We're excited to announce that Anne Marie Todkill is the winner of our 2021 Fiction Contest and $2000 prize! Her story The Makeweight Piece is featured in our Spring issue no. 291, which is available for pre-order now!
Anne Marie Todkill has published poetry, short fiction, and creative non-fiction in various Canadian literary magazines. Her winning entry in The Malahat Review 2016 Novella Contest was anthologized in Best Canadian Stories 2017. Her first poetry collection, Orion Sweeping (Brick Books), will appear this spring.
Thank you to all who entered the fiction contest and congratulations to the fifteen finalists. And thanks again to our judge Yasuko Thanh!
Read editorial assistant Shauna Deathe's interview with Anne Marie below:
Shauna Deathe: First of all, thank you for this story. I don’t think there could have been a more apt time for it to come out. Not only is this piece brilliantly written, but the complicated layers of story are incredibly thought-provoking and force us to re-evaluate our relationships with each other and with the world.
You noted that you were inspired by Lidiya Ginzburg’s Blockade Diary and Anna Reid’s Leningrad: Tragedy of a City Under Siege. With the last two years in mind, especially given the initial panic of the pandemic crisis, it feels impossible to not at least somewhat relate real-life events to this story as well. Was this something you had in mind while writing this, and if so, how important was it to you to either draw influence from this or to separate yourself from?
Anne Marie Todkill: You are a generous reader — thank you.
I started this story some years before the pandemic, in fact. I had stumbled upon a documentary about the evacuation of the Hermitage Museum in 1941, and a detail about a museum guide who described paintings from memory stuck with me. I haven’t been able to identify that program since, but in any case I had rather different plans for the story. I had imagined a far more abstract and, oddly enough, ahistorical exercise, set in an unspecified, post-apocalyptic time. A narrative voice “arrived” in my mind but took a long time to settle, and in the meantime I started to read about the Leningrad blockade. The more I learned about the details of that catastrophe — which are, of course, highly compressed and fictionalized here — the more concrete the characters and relationships became, moving me away from thought experiment and more toward conventional narrative.
I think it was during the third COVID wave (in Canada) that I felt it was time to knuckle down and finish the piece. I saw a similarity between our feelings of isolation and deprivation during the pandemic and historical experiences of being under siege. But I also felt there were essential differences. Many of us still enjoyed considerable security. We were not starving, and we were living in peacetime. I don’t mean to discount the heavy toll exacted by the pandemic in so many ways. But at least science was offering us a rational way out.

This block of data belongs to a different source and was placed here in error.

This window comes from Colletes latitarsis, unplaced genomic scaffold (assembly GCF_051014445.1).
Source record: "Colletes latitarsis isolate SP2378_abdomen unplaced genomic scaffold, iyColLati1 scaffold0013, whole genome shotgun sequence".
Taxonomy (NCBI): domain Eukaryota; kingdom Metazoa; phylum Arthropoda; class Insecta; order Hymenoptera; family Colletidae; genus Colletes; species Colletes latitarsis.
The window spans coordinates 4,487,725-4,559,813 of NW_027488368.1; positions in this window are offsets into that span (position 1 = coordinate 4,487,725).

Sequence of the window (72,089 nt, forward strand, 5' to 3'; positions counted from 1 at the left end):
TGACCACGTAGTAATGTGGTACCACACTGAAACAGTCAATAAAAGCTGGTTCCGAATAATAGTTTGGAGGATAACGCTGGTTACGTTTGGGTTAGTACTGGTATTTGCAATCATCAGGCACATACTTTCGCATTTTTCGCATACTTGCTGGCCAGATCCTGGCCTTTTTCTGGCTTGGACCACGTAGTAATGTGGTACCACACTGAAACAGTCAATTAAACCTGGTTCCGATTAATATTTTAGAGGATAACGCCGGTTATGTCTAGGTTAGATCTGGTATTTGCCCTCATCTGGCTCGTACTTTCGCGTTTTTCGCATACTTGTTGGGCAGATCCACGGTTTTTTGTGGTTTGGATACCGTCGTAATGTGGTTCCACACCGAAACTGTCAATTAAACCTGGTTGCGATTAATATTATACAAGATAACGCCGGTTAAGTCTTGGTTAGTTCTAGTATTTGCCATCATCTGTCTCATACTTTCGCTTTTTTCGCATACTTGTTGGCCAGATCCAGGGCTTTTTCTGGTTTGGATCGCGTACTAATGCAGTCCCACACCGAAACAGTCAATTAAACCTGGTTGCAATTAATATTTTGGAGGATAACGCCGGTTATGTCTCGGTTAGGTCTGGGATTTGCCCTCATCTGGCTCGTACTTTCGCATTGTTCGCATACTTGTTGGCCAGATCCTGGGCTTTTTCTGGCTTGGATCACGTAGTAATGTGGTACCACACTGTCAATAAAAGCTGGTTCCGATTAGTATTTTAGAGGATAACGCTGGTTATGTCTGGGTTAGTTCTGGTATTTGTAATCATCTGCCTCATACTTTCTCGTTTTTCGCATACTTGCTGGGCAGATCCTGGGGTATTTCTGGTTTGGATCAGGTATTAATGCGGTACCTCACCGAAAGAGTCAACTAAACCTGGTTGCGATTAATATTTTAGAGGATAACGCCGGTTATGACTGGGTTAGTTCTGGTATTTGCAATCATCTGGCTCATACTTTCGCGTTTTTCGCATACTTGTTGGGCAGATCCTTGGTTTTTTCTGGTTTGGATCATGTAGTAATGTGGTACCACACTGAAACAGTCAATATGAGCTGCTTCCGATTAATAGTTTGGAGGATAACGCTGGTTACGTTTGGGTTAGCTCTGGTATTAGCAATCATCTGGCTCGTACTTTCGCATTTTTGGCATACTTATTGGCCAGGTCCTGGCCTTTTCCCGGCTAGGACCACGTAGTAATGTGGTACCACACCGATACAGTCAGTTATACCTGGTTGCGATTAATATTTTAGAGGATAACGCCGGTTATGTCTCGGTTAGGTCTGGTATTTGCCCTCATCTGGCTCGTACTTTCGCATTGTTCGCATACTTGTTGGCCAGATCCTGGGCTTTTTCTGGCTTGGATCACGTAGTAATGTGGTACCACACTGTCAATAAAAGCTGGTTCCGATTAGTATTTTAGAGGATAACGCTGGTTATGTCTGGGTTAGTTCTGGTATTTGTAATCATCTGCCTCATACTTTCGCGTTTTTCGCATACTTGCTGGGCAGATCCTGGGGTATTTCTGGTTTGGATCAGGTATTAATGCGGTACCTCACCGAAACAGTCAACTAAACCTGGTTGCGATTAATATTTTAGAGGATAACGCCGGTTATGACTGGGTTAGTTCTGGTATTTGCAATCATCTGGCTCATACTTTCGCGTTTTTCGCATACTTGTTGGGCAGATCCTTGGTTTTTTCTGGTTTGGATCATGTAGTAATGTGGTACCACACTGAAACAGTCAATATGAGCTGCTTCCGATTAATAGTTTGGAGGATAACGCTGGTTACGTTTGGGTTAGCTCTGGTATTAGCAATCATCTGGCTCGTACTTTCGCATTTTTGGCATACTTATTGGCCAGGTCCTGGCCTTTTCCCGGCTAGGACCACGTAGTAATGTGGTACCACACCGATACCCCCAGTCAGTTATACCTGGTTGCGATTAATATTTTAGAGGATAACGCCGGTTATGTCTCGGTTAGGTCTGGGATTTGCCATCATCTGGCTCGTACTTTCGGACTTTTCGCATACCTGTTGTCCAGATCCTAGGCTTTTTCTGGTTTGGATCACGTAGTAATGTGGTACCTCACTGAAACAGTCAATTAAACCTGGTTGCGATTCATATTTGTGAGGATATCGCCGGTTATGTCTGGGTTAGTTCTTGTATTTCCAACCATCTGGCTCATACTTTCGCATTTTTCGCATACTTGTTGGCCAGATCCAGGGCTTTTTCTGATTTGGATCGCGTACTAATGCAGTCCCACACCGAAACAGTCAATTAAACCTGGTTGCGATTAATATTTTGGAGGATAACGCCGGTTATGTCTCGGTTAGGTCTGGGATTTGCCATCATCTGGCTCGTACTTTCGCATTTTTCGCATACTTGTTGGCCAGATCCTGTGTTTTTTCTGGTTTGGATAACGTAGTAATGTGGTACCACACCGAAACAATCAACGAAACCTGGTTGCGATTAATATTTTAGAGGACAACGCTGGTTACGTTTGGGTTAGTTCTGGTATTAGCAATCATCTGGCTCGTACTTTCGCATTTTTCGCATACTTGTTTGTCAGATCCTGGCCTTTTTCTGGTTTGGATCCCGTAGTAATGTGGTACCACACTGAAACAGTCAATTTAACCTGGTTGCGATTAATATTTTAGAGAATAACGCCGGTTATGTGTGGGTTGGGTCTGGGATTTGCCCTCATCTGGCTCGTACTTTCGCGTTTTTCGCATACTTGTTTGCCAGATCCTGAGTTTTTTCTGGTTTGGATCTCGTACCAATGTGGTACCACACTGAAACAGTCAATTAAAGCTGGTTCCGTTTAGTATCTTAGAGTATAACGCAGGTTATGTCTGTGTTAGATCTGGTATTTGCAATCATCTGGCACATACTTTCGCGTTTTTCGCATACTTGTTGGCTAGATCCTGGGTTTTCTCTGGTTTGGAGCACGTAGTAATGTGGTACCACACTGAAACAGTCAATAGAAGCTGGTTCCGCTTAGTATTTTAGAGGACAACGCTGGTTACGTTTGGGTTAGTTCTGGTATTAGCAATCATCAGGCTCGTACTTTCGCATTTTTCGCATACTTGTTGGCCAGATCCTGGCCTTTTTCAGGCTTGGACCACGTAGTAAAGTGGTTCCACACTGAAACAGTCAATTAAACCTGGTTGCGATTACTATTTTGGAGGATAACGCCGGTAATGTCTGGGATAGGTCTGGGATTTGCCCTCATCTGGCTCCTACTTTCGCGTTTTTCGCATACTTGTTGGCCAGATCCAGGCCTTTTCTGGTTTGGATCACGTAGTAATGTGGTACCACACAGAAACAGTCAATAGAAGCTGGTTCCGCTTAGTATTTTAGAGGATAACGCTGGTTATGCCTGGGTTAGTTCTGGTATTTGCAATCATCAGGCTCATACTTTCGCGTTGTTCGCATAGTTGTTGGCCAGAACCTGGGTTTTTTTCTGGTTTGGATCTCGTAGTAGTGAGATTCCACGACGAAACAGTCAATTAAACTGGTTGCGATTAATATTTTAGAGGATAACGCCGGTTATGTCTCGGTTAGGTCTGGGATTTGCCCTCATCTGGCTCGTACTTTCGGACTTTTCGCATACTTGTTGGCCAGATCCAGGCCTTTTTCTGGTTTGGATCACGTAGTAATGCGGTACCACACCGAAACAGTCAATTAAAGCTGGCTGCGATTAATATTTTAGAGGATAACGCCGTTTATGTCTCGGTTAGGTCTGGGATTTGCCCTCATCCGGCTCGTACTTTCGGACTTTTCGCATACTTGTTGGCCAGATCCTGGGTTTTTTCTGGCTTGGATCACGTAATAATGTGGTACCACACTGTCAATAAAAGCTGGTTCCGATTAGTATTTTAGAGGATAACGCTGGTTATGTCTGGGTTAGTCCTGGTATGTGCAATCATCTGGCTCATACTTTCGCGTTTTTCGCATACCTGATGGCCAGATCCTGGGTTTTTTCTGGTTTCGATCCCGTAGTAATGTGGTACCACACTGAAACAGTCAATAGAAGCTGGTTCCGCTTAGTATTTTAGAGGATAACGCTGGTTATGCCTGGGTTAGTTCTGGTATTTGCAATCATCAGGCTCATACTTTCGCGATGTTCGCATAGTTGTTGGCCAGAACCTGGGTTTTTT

And now, with the invasion of Ukraine, the first sentence of the story has a resonance I could not have foreseen, and this may lead the reader to engage with the story differently. The instigator of this obscene catastrophe is the son of survivors of the siege of Leningrad. It seems we are doomed by the history we forget, the history we remember, and the history we fabricate. It’s hard to see a rational way out of this horrifying situation.
SD: Storytelling seems to be at the very heart of this piece as bonding, as grieving, and as coping. It shows up in numerous different forms, as well, from the narrator being told the stories of people’s lives in the rations queue, to her making up stories with Irina, to the gathering of people around the guide to hear the sharing of stories and history. Storytelling also encompasses the entirety of the story, as it is presented to us in the form of the narrator recounting her story, wrapped up in these sort of meta-comments where she pauses to gather herself or comment on something said. Can you tell us more about the – amazing, I might add – choice to frame “The Makeweight Piece” like this, and on storytelling as a central theme?
AMT: It didn’t occur to me to use this framing until quite late in the writing process, although I always “heard” the narrator as speaking quite directly to the reader. But eventually it occurred to me that she could speak to an interviewer placed off-camera, so to speak, and that this would give me a way to jump from one recollection to another, while excusing discontinuity; it also offers a pretext for the present-time narration. I worried that this device might seem contrived. But the interview format is certainly familiar from survivor testimonies in documentary film, and I think this was in the back of my mind.